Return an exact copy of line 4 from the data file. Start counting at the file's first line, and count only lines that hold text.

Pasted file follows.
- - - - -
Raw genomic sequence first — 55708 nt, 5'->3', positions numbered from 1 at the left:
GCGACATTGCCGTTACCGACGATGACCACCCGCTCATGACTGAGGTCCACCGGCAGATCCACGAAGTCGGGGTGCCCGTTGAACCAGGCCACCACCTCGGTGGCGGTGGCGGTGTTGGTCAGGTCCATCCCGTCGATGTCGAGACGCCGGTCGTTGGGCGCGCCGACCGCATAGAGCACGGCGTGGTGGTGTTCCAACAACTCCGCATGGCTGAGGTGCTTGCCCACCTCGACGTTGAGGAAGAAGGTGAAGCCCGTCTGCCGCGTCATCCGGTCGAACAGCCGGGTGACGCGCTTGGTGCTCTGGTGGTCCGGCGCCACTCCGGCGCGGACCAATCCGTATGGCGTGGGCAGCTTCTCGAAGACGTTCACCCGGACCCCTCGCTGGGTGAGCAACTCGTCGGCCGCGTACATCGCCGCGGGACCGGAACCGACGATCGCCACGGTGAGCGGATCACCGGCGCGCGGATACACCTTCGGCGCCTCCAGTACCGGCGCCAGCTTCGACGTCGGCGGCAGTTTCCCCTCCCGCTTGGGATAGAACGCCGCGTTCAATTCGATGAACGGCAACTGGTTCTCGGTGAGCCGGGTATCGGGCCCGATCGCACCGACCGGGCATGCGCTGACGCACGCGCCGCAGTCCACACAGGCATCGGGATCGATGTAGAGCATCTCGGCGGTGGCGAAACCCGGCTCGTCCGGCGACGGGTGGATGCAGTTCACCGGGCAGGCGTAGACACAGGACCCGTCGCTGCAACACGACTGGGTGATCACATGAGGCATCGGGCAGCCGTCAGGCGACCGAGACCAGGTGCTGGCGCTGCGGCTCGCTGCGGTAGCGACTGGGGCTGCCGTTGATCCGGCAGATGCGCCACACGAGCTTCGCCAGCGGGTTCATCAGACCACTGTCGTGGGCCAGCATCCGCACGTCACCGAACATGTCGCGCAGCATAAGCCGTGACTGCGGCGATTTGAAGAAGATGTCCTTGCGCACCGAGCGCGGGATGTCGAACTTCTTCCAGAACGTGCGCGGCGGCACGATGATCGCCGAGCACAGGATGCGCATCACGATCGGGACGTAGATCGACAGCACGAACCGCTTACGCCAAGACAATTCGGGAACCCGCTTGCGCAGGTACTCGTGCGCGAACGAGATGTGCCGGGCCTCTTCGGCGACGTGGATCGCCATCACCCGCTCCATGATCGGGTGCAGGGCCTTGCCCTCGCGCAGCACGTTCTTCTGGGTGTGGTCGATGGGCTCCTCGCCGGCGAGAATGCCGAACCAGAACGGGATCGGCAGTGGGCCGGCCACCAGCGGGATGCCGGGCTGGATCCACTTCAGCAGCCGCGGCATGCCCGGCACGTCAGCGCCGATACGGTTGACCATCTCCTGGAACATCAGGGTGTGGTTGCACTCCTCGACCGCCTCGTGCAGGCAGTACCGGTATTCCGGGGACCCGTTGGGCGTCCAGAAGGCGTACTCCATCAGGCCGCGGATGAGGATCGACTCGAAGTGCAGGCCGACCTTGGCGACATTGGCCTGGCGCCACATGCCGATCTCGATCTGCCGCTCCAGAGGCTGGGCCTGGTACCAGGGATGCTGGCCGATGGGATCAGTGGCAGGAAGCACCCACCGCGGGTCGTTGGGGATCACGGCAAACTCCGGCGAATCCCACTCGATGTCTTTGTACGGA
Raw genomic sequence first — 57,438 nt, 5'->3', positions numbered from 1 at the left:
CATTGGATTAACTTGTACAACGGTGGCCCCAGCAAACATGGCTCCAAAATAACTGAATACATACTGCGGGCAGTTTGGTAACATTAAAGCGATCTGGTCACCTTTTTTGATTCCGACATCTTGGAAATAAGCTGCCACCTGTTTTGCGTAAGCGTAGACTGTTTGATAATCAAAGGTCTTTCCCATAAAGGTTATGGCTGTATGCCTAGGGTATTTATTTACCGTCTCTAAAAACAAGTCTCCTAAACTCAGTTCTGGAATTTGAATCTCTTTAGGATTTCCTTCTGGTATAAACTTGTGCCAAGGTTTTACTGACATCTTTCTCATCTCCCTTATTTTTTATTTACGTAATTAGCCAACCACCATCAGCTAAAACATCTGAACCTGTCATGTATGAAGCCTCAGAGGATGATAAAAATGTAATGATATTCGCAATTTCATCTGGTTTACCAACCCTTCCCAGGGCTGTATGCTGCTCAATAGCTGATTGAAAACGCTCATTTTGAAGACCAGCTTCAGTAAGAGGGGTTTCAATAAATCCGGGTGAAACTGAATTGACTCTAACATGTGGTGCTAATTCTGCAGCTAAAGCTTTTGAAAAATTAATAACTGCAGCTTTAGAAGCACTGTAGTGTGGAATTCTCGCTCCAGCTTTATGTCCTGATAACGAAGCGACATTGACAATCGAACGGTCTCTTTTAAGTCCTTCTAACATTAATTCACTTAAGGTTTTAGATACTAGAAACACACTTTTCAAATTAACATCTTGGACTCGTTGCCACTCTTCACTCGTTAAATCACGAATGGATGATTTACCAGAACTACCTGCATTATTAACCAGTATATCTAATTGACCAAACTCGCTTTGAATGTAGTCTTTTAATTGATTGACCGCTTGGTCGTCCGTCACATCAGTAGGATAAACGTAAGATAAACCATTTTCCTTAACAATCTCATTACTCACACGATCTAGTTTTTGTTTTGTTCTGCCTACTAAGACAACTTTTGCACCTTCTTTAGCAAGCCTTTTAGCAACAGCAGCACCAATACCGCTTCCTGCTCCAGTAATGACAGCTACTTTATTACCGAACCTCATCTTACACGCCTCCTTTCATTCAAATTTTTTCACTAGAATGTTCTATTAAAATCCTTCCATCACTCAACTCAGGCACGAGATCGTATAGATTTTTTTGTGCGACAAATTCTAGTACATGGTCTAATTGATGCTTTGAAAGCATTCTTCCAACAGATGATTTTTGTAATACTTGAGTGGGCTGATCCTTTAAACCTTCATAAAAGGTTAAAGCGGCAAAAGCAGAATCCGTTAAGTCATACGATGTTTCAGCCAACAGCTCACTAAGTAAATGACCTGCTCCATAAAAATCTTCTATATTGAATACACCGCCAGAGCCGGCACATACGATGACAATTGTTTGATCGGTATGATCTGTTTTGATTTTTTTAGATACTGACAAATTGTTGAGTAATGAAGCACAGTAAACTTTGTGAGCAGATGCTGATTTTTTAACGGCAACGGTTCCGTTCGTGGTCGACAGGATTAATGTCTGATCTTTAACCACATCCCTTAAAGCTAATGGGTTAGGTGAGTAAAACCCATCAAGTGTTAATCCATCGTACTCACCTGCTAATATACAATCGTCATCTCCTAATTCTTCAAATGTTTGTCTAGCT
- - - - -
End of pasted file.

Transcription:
CATTGGATTAACTTGTACAACGGTGGCCCCAGCAAACATGGCTCCAAAATAACTGAATACATACTGCGGGCAGTTTGGTAACATTAAAGCGATCTGGTCACCTTTTTTGATTCCGACATCTTGGAAATAAGCTGCCACCTGTTTTGCGTAAGCGTAGACTGTTTGATAATCAAAGGTCTTTCCCATAAAGGTTATGGCTGTATGCCTAGGGTATTTATTTACCGTCTCTAAAAACAAGTCTCCTAAACTCAGTTCTGGAATTTGAATCTCTTTAGGATTTCCTTCTGGTATAAACTTGTGCCAAGGTTTTACTGACATCTTTCTCATCTCCCTTATTTTTTATTTACGTAATTAGCCAACCACCATCAGCTAAAACATCTGAACCTGTCATGTATGAAGCCTCAGAGGATGATAAAAATGTAATGATATTCGCAATTTCATCTGGTTTACCAACCCTTCCCAGGGCTGTATGCTGCTCAATAGCTGATTGAAAACGCTCATTTTGAAGACCAGCTTCAGTAAGAGGGGTTTCAATAAATCCGGGTGAAACTGAATTGACTCTAACATGTGGTGCTAATTCTGCAGCTAAAGCTTTTGAAAAATTAATAACTGCAGCTTTAGAAGCACTGTAGTGTGGAATTCTCGCTCCAGCTTTATGTCCTGATAACGAAGCGACATTGACAATCGAACGGTCTCTTTTAAGTCCTTCTAACATTAATTCACTTAAGGTTTTAGATACTAGAAACACACTTTTCAAATTAACATCTTGGACTCGTTGCCACTCTTCACTCGTTAAATCACGAATGGATGATTTACCAGAACTACCTGCATTATTAACCAGTATATCTAATTGACCAAACTCGCTTTGAATGTAGTCTTTTAATTGATTGACCGCTTGGTCGTCCGTCACATCAGTAGGATAAACGTAAGATAAACCATTTTCCTTAACAATCTCATTACTCACACGATCTAGTTTTTGTTTTGTTCTGCCTACTAAGACAACTTTTGCACCTTCTTTAGCAAGCCTTTTAGCAACAGCAGCACCAATACCGCTTCCTGCTCCAGTAATGACAGCTACTTTATTACCGAACCTCATCTTACACGCCTCCTTTCATTCAAATTTTTTCACTAGAATGTTCTATTAAAATCCTTCCATCACTCAACTCAGGCACGAGATCGTATAGATTTTTTTGTGCGACAAATTCTAGTACATGGTCTAATTGATGCTTTGAAAGCATTCTTCCAACAGATGATTTTTGTAATACTTGAGTGGGCTGATCCTTTAAACCTTCATAAAAGGTTAAAGCGGCAAAAGCAGAATCCGTTAAGTCATACGATGTTTCAGCCAACAGCTCACTAAGTAAATGACCTGCTCCATAAAAATCTTCTATATTGAATACACCGCCAGAGCCGGCACATACGATGACAATTGTTTGATCGGTATGATCTGTTTTGATTTTTTTAGATACTGACAAATTGTTGAGTAATGAAGCACAGTAAACTTTGTGAGCAGATGCTGATTTTTTAACGGCAACGGTTCCGTTCGTGGTCGACAGGATTAATGTCTGATCTTTAACCACATCCCTTAAAGCTAATGGGTTAGGTGAGTAAAACCCATCAAGTGTTAATCCATCGTACTCACCTGCTAATATACAATCGTCATCTCCTAATTCTTCAAATGTTTGTCTAGCT